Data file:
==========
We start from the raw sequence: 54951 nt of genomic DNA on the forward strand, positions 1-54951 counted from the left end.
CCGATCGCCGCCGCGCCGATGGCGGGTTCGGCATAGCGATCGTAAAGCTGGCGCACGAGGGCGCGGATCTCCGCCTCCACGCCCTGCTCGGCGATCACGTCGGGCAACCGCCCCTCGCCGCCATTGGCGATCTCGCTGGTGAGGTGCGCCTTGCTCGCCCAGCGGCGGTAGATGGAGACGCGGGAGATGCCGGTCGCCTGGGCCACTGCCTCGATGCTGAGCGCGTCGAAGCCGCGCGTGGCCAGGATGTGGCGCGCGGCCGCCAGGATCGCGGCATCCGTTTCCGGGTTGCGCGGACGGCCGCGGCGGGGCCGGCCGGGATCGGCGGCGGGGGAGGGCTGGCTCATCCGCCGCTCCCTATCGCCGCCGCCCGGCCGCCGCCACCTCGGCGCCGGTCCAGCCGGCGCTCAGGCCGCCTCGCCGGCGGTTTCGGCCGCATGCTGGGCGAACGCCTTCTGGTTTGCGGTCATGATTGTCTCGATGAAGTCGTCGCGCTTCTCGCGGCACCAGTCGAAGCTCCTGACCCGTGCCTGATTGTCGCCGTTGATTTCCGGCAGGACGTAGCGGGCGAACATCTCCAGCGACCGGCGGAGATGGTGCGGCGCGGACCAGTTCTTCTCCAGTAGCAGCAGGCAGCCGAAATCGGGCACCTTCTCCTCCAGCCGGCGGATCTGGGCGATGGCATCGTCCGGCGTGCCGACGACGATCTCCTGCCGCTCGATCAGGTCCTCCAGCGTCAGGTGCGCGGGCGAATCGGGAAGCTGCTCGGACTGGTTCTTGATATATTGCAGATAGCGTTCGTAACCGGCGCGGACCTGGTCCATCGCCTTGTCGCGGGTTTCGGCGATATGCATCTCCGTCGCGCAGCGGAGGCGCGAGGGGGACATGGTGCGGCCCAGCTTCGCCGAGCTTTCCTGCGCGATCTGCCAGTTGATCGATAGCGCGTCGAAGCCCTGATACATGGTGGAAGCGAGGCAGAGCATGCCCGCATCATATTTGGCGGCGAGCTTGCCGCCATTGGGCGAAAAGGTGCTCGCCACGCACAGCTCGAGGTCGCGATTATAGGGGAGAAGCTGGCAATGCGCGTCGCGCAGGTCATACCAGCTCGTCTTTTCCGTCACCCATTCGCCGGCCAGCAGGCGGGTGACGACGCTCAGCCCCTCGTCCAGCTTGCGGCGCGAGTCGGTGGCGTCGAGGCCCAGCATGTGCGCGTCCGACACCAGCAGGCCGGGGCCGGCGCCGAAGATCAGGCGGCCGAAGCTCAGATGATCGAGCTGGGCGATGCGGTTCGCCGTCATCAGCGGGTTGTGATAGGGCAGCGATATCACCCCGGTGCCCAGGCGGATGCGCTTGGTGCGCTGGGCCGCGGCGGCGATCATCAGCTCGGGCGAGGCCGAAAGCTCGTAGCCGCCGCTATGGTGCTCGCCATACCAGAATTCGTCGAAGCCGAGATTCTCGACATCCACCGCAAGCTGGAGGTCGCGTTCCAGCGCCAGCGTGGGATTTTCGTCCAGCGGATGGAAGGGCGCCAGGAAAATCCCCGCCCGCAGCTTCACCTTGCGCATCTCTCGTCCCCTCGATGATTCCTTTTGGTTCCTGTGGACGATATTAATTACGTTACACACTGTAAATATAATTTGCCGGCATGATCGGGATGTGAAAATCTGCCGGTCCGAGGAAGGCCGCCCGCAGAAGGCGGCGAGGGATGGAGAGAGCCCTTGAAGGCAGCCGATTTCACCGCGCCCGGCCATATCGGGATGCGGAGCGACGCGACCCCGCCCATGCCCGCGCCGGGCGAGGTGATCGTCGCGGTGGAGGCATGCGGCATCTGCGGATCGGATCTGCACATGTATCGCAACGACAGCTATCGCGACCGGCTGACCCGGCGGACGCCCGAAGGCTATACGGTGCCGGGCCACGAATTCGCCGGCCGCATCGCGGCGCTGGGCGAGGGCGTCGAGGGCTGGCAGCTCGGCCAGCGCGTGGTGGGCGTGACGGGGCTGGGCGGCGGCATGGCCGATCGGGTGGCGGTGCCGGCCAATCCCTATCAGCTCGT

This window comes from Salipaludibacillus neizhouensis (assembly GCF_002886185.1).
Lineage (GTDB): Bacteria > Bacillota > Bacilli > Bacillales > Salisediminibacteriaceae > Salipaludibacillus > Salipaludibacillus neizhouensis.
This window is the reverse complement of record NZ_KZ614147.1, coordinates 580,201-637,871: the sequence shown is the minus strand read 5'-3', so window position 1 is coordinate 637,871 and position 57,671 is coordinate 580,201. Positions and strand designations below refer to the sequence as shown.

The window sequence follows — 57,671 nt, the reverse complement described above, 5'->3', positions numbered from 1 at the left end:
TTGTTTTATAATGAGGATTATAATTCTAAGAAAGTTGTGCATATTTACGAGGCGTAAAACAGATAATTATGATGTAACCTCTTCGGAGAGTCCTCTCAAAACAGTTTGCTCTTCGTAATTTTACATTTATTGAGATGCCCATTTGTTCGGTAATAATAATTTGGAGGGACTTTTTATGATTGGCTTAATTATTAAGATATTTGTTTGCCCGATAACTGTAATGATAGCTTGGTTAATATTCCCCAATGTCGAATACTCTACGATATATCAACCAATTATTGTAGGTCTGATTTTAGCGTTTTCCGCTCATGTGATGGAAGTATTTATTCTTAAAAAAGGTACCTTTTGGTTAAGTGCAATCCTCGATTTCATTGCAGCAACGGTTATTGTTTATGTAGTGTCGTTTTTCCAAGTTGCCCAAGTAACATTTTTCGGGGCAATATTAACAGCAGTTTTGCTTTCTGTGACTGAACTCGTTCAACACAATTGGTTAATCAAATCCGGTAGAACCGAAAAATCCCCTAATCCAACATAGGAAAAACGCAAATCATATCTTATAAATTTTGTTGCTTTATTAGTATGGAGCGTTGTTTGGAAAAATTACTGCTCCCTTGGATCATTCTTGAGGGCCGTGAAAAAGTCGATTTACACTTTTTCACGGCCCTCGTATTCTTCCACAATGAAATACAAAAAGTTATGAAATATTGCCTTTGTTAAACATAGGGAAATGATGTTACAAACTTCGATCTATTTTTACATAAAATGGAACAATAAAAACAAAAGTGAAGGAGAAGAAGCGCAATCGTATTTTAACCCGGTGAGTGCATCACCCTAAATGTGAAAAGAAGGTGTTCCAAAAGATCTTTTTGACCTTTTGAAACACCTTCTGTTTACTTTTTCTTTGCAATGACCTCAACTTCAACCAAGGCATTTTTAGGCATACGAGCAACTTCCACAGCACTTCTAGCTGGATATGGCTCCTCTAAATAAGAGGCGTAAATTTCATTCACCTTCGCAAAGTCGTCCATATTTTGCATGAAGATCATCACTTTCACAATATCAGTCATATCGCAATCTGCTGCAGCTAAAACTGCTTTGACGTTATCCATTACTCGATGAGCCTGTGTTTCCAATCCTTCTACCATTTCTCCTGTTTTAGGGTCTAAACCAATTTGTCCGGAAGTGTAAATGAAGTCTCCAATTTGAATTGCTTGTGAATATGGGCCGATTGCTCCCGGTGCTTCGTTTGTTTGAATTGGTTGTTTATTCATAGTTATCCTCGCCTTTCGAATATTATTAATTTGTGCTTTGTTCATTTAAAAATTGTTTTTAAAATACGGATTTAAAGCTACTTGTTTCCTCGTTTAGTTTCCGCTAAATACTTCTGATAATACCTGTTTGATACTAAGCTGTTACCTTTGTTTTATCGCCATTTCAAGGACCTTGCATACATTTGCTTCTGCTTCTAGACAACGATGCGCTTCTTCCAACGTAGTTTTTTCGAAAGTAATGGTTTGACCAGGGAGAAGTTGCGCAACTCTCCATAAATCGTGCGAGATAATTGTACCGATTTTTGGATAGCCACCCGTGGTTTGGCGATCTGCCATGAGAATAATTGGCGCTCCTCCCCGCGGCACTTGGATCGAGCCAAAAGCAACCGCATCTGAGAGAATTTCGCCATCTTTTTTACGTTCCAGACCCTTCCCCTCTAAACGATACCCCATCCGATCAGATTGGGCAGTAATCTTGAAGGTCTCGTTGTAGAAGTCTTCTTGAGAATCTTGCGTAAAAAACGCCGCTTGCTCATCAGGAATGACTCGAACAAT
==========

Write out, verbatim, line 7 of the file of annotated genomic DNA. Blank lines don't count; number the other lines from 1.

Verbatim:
TTGTTTTATAATGAGGATTATAATTCTAAGAAAGTTGTGCATATTTACGAGGCGTAAAACAGATAATTATGATGTAACCTCTTCGGAGAGTCCTCTCAAAACAGTTTGCTCTTCGTAATTTTACATTTATTGAGATGCCCATTTGTTCGGTAATAATAATTTGGAGGGACTTTTTATGATTGGCTTAATTATTAAGATATTTGTTTGCCCGATAACTGTAATGATAGCTTGGTTAATATTCCCCAATGTCGAATACTCTACGATATATCAACCAATTATTGTAGGTCTGATTTTAGCGTTTTCCGCTCATGTGATGGAAGTATTTATTCTTAAAAAAGGTACCTTTTGGTTAAGTGCAATCCTCGATTTCATTGCAGCAACGGTTATTGTTTATGTAGTGTCGTTTTTCCAAGTTGCCCAAGTAACATTTTTCGGGGCAATATTAACAGCAGTTTTGCTTTCTGTGACTGAACTCGTTCAACACAATTGGTTAATCAAATCCGGTAGAACCGAAAAATCCCCTAATCCAACATAGGAAAAACGCAAATCATATCTTATAAATTTTGTTGCTTTATTAGTATGGAGCGTTGTTTGGAAAAATTACTGCTCCCTTGGATCATTCTTGAGGGCCGTGAAAAAGTCGATTTACACTTTTTCACGGCCCTCGTATTCTTCCACAATGAAATACAAAAAGTTATGAAATATTGCCTTTGTTAAACATAGGGAAATGATGTTACAAACTTCGATCTATTTTTACATAAAATGGAACAATAAAAACAAAAGTGAAGGAGAAGAAGCGCAATCGTATTTTAACCCGGTGAGTGCATCACCCTAAATGTGAAAAGAAGGTGTTCCAAAAGATCTTTTTGACCTTTTGAAACACCTTCTGTTTACTTTTTCTTTGCAATGACCTCAACTTCAACCAAGGCATTTTTAGGCATACGAGCAACTTCCACAGCACTTCTAGCTGGATATGGCTCCTCTAAATAAGAGGCGTAAATTTCATTCACCTTCGCAAAGTCGTCCATATTTTGCATGAAGATCATCACTTTCACAATATCAGTCATATCGCAATCTGCTGCAGCTAAAACTGCTTTGACGTTATCCATTACTCGATGAGCCTGTGTTTCCAATCCTTCTACCATTTCTCCTGTTTTAGGGTCTAAACCAATTTGTCCGGAAGTGTAAATGAAGTCTCCAATTTGAATTGCTTGTGAATATGGGCCGATTGCTCCCGGTGCTTCGTTTGTTTGAATTGGTTGTTTATTCATAGTTATCCTCGCCTTTCGAATATTATTAATTTGTGCTTTGTTCATTTAAAAATTGTTTTTAAAATACGGATTTAAAGCTACTTGTTTCCTCGTTTAGTTTCCGCTAAATACTTCTGATAATACCTGTTTGATACTAAGCTGTTACCTTTGTTTTATCGCCATTTCAAGGACCTTGCATACATTTGCTTCTGCTTCTAGACAACGATGCGCTTCTTCCAACGTAGTTTTTTCGAAAGTAATGGTTTGACCAGGGAGAAGTTGCGCAACTCTCCATAAATCGTGCGAGATAATTGTACCGATTTTTGGATAGCCACCCGTGGTTTGGCGATCTGCCATGAGAATAATTGGCGCTCCTCCCCGCGGCACTTGGATCGAGCCAAAAGCAACCGCATCTGAGAGAATTTCGCCATCTTTTTTACGTTCCAGACCCTTCCCCTCTAAACGATACCCCATCCGATCAGATTGGGCAGTAATCTTGAAGGTCTCGTTGTAGAAGTCTTCTTGAGAATCTTGCGTAAAAAACGCCGCTTGCTCATCAGGAATGACTCGAACAAT